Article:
It is a balmy August day at 2:30 in the afternoon when I arrive at an industrial building in Bushwick, Brooklyn. Erica Sellers, in all black with silver neck chains and lace-up work boots, her layered brunette hair pulled back in a wispy ponytail, greets me with a big smile to escort me inside.

We climb three flights of graffitied stairs to Suite 303—the high-ceilinged studio she shares with Jeremy Silberberg, her best friend and business partner who is dressed equally as carefree in a tattered tee he’s owned since high school.

Erica and Jeremy are Studio S II, founded in August 2020 to make provocative, cinematic furniture and interior design. The duo moved into the loft-like space last year, renovating and curating the studio in just 10 days to film Ellen’s Next Great Designer. Erica was one of seven talents Ellen selected to conceive and construct furniture and compete for the HBO Max reality show.

Inside the studio, Erica and Jeremy give me a tour of the raw-yet-styled office and showroom. A wall of gridded windows filters subtle streams of light, playing up pieces like their eye-catching sculptural tables—“Solar Flare” and “Dark Matter”—alongside flea market and estate sale finds.

Studio S II starts their design process with hand sketches, then 3D modeling, and, for furniture and objects, sometimes 3D printing; they make several prototypes (Erica makes them herself) before eventually sending the piece to be fabricated. A collection of their cutting-edge designs haven’t been realized yet, while a selection of prototypes are underway. They are currently working on a Brooklyn apartment and a custom coffee table—a model of the curved, two-piece base on display in the studio.

“Sometimes when we’re prototyping things we find out it doesn’t work and then it turns into something else,” Jeremy says. “The second you’re so rigid about what it needs to look like, you tether yourself to something that’s not possible.”

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Hand-cast in Brooklyn, “Solar Flare” is among the most striking pieces in Studio S II’s space. The otherworldly, resin and fumed glass coffee table was motivated by the concept of data becoming sound. “In my senior year at RISD I started getting into the idea of manifesting the intangible,” Erica says. “My thought process was to start turning sound waves into physical forms of furniture. I was listening to recordings on NASA’s public domain. The legs are a representation of the data collected.” Photo by John Rohrer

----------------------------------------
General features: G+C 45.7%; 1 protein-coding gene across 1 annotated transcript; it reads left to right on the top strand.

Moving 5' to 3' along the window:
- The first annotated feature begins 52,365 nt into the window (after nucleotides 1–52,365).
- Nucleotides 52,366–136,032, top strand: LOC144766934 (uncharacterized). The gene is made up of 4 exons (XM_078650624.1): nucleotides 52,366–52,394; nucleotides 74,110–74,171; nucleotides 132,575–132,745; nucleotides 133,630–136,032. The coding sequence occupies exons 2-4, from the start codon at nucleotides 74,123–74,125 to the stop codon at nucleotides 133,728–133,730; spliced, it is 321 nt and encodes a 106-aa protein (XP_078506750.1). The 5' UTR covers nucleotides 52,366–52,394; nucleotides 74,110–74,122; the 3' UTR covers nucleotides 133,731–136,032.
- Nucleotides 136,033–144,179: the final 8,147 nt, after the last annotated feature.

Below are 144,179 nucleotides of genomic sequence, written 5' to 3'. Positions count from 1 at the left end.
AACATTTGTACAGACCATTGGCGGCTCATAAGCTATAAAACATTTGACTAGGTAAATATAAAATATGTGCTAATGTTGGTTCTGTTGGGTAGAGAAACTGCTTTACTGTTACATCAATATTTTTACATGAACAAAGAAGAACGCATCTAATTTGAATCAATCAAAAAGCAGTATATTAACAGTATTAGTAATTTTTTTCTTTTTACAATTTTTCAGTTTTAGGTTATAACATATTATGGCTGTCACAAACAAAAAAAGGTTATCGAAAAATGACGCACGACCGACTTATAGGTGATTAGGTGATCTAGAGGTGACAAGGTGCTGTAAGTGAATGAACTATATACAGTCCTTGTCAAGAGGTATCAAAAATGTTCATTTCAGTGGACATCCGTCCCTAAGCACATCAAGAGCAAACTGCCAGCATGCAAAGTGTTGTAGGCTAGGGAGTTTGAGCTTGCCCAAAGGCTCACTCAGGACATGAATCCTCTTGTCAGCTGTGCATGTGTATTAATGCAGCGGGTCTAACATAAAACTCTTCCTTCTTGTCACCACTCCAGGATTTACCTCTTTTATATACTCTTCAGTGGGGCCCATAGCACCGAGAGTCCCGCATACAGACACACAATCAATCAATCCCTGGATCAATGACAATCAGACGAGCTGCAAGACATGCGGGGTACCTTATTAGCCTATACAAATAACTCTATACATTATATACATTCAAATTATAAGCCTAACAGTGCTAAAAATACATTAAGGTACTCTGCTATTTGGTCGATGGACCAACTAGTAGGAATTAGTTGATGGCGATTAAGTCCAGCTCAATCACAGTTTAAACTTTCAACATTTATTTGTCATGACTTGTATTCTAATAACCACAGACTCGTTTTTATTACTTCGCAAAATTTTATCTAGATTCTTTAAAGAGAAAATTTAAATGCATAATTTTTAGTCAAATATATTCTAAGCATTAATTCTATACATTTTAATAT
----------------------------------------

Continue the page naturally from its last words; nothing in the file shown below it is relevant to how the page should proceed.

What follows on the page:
The New York City natives, both 31, met a decade ago at the Rhode Island School of Design (RISD). He was a film major; she pursued an industrial design degree. Within minutes of our introduction, I sensed their chemistry: It’s rare when business partners know each other so well they finish each other’s sentences. “It was an instant connection,” Erica says of their first meeting.

“It was totally captivating,” Jeremy recalls, thinking about that night at a party during their junior year. Days later he invited Erica to lunch, but she had already eaten. It didn’t matter; she wanted to go, so she ate again.

Erica credits the year she spent in RISD’s glass department with understanding conceptual art. “I thought the ideas behind conceptual art and storytelling were more indicative of where I saw design going,” she says. Once out of school, she worked as head of art production for Tavares Strachan for eight years.

Then three years ago, the notion of a real estate development project stirred her and Jeremy’s curiosity. They imagined shaping a live-work space together. Fast-forward to 2020 when the pandemic prompted a buyer’s market, and Erica discovered a listing for a rowhouse in Ridgewood, Queens, close to their studio. Buying the house would become the gateway to their partnership.

The friends would collaborate to design a gallery on the ground floor and a residence above, spurring the start of Studio S II (after their last names). “It was a now-or-never moment,” Jeremy says. “We sat down in the cellar of the house and it clicked.” A work in progress, the Ridgewood renovation should be finished by summer 2022.

These days the pair spends hours in their Bushwick studio, where no two days are alike. Erica compares their roles to a Swiss Army knife, since they wear many hats and have to multitask and shift directions frequently. While they consider themselves visionaries, Erica is the realizer, while Jeremy focuses on spatial design and décor.

They dedicate one corner to floor plans and project renderings tacked to a wall, as fabric and material swatches decorate a table. Tucked into a newly built room not much larger than a walk-in closet, Erica houses her barrage of tools and equipment for furniture-making.

Erica says, “We’re designing things that have a story that’s beautiful, that’s thought-provoking and weird—and that’s us.”

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